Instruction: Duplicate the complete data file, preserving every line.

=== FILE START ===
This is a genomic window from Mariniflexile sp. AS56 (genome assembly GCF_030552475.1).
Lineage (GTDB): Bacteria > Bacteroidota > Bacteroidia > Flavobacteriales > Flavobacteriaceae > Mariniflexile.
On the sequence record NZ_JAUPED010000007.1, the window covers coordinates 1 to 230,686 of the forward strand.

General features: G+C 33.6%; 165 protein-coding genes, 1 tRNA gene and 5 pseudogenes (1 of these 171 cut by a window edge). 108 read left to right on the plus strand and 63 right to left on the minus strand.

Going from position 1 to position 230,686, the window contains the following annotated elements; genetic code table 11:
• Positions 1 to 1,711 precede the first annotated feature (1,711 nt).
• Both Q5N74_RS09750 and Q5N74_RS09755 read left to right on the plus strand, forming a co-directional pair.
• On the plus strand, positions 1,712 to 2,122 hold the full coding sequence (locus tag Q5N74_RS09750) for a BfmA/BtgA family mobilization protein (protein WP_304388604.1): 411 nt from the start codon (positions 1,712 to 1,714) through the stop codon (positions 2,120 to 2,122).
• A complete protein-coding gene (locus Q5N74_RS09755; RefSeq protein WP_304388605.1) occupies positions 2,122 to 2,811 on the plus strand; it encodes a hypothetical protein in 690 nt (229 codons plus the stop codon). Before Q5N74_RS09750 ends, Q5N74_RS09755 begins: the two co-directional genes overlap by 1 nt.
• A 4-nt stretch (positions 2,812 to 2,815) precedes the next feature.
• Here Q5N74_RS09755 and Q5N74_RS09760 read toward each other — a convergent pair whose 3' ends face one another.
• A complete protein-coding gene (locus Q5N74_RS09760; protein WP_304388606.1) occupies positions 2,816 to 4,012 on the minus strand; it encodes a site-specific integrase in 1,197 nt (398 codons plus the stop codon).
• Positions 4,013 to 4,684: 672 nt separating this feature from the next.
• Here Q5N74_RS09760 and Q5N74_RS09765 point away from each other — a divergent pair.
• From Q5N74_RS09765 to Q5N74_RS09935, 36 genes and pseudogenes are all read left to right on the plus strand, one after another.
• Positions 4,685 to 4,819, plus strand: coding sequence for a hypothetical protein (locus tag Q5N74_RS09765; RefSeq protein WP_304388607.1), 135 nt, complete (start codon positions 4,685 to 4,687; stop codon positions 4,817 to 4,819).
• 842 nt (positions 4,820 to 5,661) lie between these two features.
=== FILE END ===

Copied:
This is a genomic window from Mariniflexile sp. AS56 (genome assembly GCF_030552475.1).
Lineage (GTDB): Bacteria > Bacteroidota > Bacteroidia > Flavobacteriales > Flavobacteriaceae > Mariniflexile.
On the sequence record NZ_JAUPED010000007.1, the window covers coordinates 1 to 230,686 of the forward strand.

General features: G+C 33.6%; 165 protein-coding genes, 1 tRNA gene and 5 pseudogenes (1 of these 171 cut by a window edge). 108 read left to right on the plus strand and 63 right to left on the minus strand.

Going from position 1 to position 230,686, the window contains the following annotated elements; genetic code table 11:
• Positions 1 to 1,711 precede the first annotated feature (1,711 nt).
• Both Q5N74_RS09750 and Q5N74_RS09755 read left to right on the plus strand, forming a co-directional pair.
• On the plus strand, positions 1,712 to 2,122 hold the full coding sequence (locus tag Q5N74_RS09750) for a BfmA/BtgA family mobilization protein (protein WP_304388604.1): 411 nt from the start codon (positions 1,712 to 1,714) through the stop codon (positions 2,120 to 2,122).
• A complete protein-coding gene (locus Q5N74_RS09755; RefSeq protein WP_304388605.1) occupies positions 2,122 to 2,811 on the plus strand; it encodes a hypothetical protein in 690 nt (229 codons plus the stop codon). Before Q5N74_RS09750 ends, Q5N74_RS09755 begins: the two co-directional genes overlap by 1 nt.
• A 4-nt stretch (positions 2,812 to 2,815) precedes the next feature.
• Here Q5N74_RS09755 and Q5N74_RS09760 read toward each other — a convergent pair whose 3' ends face one another.
• A complete protein-coding gene (locus Q5N74_RS09760; protein WP_304388606.1) occupies positions 2,816 to 4,012 on the minus strand; it encodes a site-specific integrase in 1,197 nt (398 codons plus the stop codon).
• Positions 4,013 to 4,684: 672 nt separating this feature from the next.
• Here Q5N74_RS09760 and Q5N74_RS09765 point away from each other — a divergent pair.
• From Q5N74_RS09765 to Q5N74_RS09935, 36 genes and pseudogenes are all read left to right on the plus strand, one after another.
• Positions 4,685 to 4,819, plus strand: coding sequence for a hypothetical protein (locus tag Q5N74_RS09765; RefSeq protein WP_304388607.1), 135 nt, complete (start codon positions 4,685 to 4,687; stop codon positions 4,817 to 4,819).
• 842 nt (positions 4,820 to 5,661) lie between these two features.